Microsoft is looking to banish passwords to log onto windows devices and is using technology with Windows Hello such as multi-factor authentication and biotmetrics in lieu of that.

According to Microsoft’s Principal Program Manager for Enterprise Security Karanbir Singh,

Nobody likes passwords. They are inconvenient, insecure, and expensive. In fact, we dislike them so much that we’ve been busy at work trying to create a world without them – a world without passwords.

Singh indicated that the goal was to make it possible for end users to never deal with a password in their day-to-day lives, and to provide instead user credentials that cannot be cracked, breached, or phished.

For Microsoft, multi-factor authentication and biometrics is seen as a good replacement for passwords – using a physical key, and/or your face or fingerprint to log into your device instead of a string of letters and numbers. Microsoft’s Windows Hello biometric log-in is now being used by over 47 million users and that more than 5,000 businesses have deployed Windows Hello for Business, which is used on over one million commercial devices.

Another technology in the mix is the Microsoft Authenticator app, which allows you to access your Microsoft account using your mobile phone.

Thus according to Singh, that part of the Windows 10 April 2018 update, with Windows 10 in S mode, cloud users – using Managed Service Account or Azure Active Directory – now can use their Windows 10 PC (with S mode enabled) without ever having to enter their passwords, by simply using the authenticator app as well as Windows Hello.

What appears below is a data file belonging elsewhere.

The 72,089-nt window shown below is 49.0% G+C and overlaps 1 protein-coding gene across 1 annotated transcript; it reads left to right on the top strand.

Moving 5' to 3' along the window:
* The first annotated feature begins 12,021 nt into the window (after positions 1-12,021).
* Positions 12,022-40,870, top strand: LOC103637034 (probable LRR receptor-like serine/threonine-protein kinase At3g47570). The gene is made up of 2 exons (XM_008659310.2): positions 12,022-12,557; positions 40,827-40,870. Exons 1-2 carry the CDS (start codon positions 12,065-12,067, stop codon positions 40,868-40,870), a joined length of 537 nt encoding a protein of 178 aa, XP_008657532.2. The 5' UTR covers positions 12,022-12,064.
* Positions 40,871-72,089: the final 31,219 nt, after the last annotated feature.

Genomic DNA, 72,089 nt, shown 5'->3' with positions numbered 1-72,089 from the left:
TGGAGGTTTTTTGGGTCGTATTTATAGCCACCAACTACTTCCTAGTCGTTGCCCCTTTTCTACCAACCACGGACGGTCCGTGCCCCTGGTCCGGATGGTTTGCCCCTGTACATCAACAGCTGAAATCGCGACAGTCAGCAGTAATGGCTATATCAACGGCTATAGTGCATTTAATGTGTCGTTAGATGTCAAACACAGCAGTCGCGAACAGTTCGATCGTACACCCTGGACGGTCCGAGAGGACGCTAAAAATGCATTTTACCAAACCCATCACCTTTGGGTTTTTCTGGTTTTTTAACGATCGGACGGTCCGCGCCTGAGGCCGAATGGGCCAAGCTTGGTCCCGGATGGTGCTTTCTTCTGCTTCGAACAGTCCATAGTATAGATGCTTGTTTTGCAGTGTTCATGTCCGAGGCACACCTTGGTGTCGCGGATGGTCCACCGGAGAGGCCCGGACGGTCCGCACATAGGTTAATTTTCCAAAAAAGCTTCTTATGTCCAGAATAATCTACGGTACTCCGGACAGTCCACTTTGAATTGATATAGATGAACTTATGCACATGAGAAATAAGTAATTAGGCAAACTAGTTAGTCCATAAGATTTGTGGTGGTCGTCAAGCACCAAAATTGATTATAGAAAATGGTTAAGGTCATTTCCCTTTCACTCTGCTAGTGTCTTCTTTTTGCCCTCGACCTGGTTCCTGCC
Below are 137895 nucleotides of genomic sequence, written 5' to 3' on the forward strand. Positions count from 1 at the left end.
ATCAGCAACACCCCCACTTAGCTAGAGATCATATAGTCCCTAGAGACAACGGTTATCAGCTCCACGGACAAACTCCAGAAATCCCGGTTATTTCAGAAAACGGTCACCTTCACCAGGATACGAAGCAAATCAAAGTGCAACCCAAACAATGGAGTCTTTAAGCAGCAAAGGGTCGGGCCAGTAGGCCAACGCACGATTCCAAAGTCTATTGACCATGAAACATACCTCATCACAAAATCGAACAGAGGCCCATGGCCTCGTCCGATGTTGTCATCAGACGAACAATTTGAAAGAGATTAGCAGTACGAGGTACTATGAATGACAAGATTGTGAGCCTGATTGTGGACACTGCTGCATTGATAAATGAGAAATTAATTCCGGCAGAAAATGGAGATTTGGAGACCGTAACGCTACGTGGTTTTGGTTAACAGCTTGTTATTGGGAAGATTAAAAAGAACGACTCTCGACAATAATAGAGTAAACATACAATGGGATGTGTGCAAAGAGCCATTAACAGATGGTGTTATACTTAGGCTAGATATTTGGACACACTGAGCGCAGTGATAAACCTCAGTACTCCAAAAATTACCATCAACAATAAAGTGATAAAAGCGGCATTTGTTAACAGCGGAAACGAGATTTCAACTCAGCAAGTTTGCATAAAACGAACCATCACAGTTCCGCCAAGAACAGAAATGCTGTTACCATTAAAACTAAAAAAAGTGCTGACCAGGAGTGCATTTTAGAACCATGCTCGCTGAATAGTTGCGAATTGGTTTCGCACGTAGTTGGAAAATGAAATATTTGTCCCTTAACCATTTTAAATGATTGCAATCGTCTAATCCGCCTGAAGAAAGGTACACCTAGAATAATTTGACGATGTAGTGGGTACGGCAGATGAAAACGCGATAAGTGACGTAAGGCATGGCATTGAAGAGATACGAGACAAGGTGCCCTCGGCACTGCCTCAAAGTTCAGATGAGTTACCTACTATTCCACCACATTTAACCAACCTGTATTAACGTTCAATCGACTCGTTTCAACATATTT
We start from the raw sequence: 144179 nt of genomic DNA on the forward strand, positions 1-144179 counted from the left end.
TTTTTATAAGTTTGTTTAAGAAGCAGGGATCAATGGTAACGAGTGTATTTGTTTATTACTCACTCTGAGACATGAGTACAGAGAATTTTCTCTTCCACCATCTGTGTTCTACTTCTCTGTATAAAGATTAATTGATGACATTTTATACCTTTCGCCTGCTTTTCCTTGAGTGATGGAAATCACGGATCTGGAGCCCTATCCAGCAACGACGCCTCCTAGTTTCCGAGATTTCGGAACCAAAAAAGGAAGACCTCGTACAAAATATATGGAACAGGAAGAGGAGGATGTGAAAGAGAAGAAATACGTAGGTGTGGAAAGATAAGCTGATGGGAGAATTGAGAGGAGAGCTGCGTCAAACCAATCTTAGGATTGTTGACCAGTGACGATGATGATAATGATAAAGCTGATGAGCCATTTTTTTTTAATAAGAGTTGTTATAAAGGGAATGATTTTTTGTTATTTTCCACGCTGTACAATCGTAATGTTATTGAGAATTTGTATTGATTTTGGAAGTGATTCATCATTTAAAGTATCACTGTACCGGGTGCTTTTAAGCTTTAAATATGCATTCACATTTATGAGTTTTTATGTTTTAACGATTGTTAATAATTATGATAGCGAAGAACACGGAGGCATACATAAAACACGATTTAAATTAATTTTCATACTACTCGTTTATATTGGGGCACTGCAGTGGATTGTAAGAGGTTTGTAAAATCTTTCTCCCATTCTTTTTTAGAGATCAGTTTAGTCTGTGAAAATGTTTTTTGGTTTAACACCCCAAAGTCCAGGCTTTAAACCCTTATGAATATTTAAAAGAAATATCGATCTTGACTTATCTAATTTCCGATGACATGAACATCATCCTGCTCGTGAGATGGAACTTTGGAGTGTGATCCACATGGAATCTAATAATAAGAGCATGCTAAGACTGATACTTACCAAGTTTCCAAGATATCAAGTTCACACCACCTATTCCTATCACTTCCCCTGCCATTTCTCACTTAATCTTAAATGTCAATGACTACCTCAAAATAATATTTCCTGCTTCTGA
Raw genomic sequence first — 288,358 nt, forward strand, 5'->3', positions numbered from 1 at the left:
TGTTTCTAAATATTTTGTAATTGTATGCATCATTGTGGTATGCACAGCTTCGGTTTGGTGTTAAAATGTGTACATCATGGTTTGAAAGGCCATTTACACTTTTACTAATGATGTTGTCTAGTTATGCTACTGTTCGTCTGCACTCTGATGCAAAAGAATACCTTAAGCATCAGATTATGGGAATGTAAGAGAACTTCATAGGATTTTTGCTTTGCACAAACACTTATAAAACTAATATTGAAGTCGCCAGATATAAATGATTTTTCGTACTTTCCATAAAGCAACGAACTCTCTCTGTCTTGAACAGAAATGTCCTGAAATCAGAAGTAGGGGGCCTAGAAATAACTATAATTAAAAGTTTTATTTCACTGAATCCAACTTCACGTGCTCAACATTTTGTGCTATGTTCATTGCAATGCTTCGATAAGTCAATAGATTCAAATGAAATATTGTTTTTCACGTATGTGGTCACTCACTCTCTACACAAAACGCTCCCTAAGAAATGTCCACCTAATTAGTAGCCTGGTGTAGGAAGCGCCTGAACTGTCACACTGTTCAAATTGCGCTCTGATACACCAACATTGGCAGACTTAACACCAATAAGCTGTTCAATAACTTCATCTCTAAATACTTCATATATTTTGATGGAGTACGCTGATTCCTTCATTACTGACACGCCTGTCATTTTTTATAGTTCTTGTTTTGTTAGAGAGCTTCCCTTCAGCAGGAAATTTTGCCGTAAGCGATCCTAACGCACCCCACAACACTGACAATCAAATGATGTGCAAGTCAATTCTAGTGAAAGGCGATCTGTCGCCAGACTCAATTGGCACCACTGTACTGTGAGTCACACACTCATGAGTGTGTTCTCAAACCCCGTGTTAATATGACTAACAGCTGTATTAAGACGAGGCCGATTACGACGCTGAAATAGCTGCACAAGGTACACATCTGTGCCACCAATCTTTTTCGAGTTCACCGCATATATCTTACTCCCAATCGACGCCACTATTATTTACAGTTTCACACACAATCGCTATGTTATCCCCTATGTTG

According to Microsoft, following the ratification of Fast Identity Online FIDO2 security keys by the FIDO working group, it is now updating Windows Hello to enable secure authentication in more scenarios.

Microsoft is also working on a private preview for shared PCs to allow users to log on using FIDO2 Security keys, allowing staff to carry their credentials with them and authenticate to any Azure AD-joined Windows 10 shared PC that’s part of their organization.

With this, a user can walk up to any device belonging to the organization and authenticate in a secure way without the need to enter a username and password, or set up Windows Hello beforehand. Windows Hello FIDO2 Security Key feature is now in limited preview: customers can register for the waitlist if they want to be involved, said Singh.

Scenarios where this could be useful include at a helpdesk, where an employee can walk up to any device and log in using Windows Hello rather than username and password, or in healthcare where medical staff need access to patient records on a device no matter where the patient is located.

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